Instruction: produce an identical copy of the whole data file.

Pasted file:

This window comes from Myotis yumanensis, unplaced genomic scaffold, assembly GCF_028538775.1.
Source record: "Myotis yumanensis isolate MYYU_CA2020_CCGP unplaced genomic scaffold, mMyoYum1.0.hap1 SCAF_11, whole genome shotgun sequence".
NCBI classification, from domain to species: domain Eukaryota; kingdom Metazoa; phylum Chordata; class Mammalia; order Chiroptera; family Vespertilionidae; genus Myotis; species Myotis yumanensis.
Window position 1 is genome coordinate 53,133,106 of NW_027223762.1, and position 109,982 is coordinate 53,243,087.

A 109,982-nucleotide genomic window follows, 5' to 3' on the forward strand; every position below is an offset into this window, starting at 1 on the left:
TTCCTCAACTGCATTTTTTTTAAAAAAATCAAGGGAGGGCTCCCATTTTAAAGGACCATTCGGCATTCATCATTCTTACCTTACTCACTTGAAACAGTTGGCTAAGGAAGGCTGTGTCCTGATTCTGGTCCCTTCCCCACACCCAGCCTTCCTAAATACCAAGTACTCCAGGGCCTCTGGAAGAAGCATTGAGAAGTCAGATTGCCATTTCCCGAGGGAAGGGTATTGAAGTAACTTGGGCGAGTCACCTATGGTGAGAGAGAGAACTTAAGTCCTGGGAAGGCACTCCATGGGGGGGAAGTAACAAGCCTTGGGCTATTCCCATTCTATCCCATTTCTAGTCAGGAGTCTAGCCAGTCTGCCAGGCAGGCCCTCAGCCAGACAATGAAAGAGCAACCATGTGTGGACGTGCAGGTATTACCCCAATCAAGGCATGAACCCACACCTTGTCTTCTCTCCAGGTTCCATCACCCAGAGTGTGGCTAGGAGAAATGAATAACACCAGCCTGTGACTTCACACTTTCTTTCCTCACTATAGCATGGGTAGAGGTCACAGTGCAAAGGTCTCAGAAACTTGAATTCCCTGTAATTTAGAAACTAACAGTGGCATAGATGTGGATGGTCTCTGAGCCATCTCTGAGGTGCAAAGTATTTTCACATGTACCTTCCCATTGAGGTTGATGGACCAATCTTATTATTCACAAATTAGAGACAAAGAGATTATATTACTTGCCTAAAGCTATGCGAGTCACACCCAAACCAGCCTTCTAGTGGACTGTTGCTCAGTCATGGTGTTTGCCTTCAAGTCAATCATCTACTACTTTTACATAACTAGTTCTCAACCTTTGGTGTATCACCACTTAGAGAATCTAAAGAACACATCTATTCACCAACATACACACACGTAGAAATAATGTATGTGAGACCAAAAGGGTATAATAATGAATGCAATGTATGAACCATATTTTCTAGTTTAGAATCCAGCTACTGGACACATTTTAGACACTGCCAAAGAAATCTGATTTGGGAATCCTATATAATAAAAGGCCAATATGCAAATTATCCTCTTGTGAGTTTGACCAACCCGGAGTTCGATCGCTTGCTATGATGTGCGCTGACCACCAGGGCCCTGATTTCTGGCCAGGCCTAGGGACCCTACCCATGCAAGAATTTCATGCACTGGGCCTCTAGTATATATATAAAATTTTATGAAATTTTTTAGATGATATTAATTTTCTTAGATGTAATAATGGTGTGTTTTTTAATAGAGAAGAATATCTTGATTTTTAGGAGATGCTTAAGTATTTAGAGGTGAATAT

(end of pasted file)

This window comes from Myotis yumanensis, unplaced genomic scaffold, assembly GCF_028538775.1.
Source record: "Myotis yumanensis isolate MYYU_CA2020_CCGP unplaced genomic scaffold, mMyoYum1.0.hap1 SCAF_11, whole genome shotgun sequence".
NCBI classification, from domain to species: domain Eukaryota; kingdom Metazoa; phylum Chordata; class Mammalia; order Chiroptera; family Vespertilionidae; genus Myotis; species Myotis yumanensis.
Window position 1 is genome coordinate 53,133,106 of NW_027223762.1, and position 109,982 is coordinate 53,243,087.

A 109,982-nucleotide genomic window follows, 5' to 3' on the forward strand; every position below is an offset into this window, starting at 1 on the left:
TTCCTCAACTGCATTTTTTTTAAAAAAATCAAGGGAGGGCTCCCATTTTAAAGGACCATTCGGCATTCATCATTCTTACCTTACTCACTTGAAACAGTTGGCTAAGGAAGGCTGTGTCCTGATTCTGGTCCCTTCCCCACACCCAGCCTTCCTAAATACCAAGTACTCCAGGGCCTCTGGAAGAAGCATTGAGAAGTCAGATTGCCATTTCCCGAGGGAAGGGTATTGAAGTAACTTGGGCGAGTCACCTATGGTGAGAGAGAGAACTTAAGTCCTGGGAAGGCACTCCATGGGGGGGAAGTAACAAGCCTTGGGCTATTCCCATTCTATCCCATTTCTAGTCAGGAGTCTAGCCAGTCTGCCAGGCAGGCCCTCAGCCAGACAATGAAAGAGCAACCATGTGTGGACGTGCAGGTATTACCCCAATCAAGGCATGAACCCACACCTTGTCTTCTCTCCAGGTTCCATCACCCAGAGTGTGGCTAGGAGAAATGAATAACACCAGCCTGTGACTTCACACTTTCTTTCCTCACTATAGCATGGGTAGAGGTCACAGTGCAAAGGTCTCAGAAACTTGAATTCCCTGTAATTTAGAAACTAACAGTGGCATAGATGTGGATGGTCTCTGAGCCATCTCTGAGGTGCAAAGTATTTTCACATGTACCTTCCCATTGAGGTTGATGGACCAATCTTATTATTCACAAATTAGAGACAAAGAGATTATATTACTTGCCTAAAGCTATGCGAGTCACACCCAAACCAGCCTTCTAGTGGACTGTTGCTCAGTCATGGTGTTTGCCTTCAAGTCAATCATCTACTACTTTTACATAACTAGTTCTCAACCTTTGGTGTATCACCACTTAGAGAATCTAAAGAACACATCTATTCACCAACATACACACACGTAGAAATAATGTATGTGAGACCAAAAGGGTATAATAATGAATGCAATGTATGAACCATATTTTCTAGTTTAGAATCCAGCTACTGGACACATTTTAGACACTGCCAAAGAAATCTGATTTGGGAATCCTATATAATAAAAGGCCAATATGCAAATTATCCTCTTGTGAGTTTGACCAACCCGGAGTTCGATCGCTTGCTATGATGTGCGCTGACCACCAGGGCCCTGATTTCTGGCCAGGCCTAGGGACCCTACCCATGCAAGAATTTCATGCACTGGGCCTCTAGTATATATATAAAATTTTATGAAATTTTTTAGATGATATTAATTTTCTTAGATGTAATAATGGTGTGTTTTTTAATAGAGAAGAATATCTTGATTTTTAGGAGATGCTTAAGTATTTAGAGGTGAATAT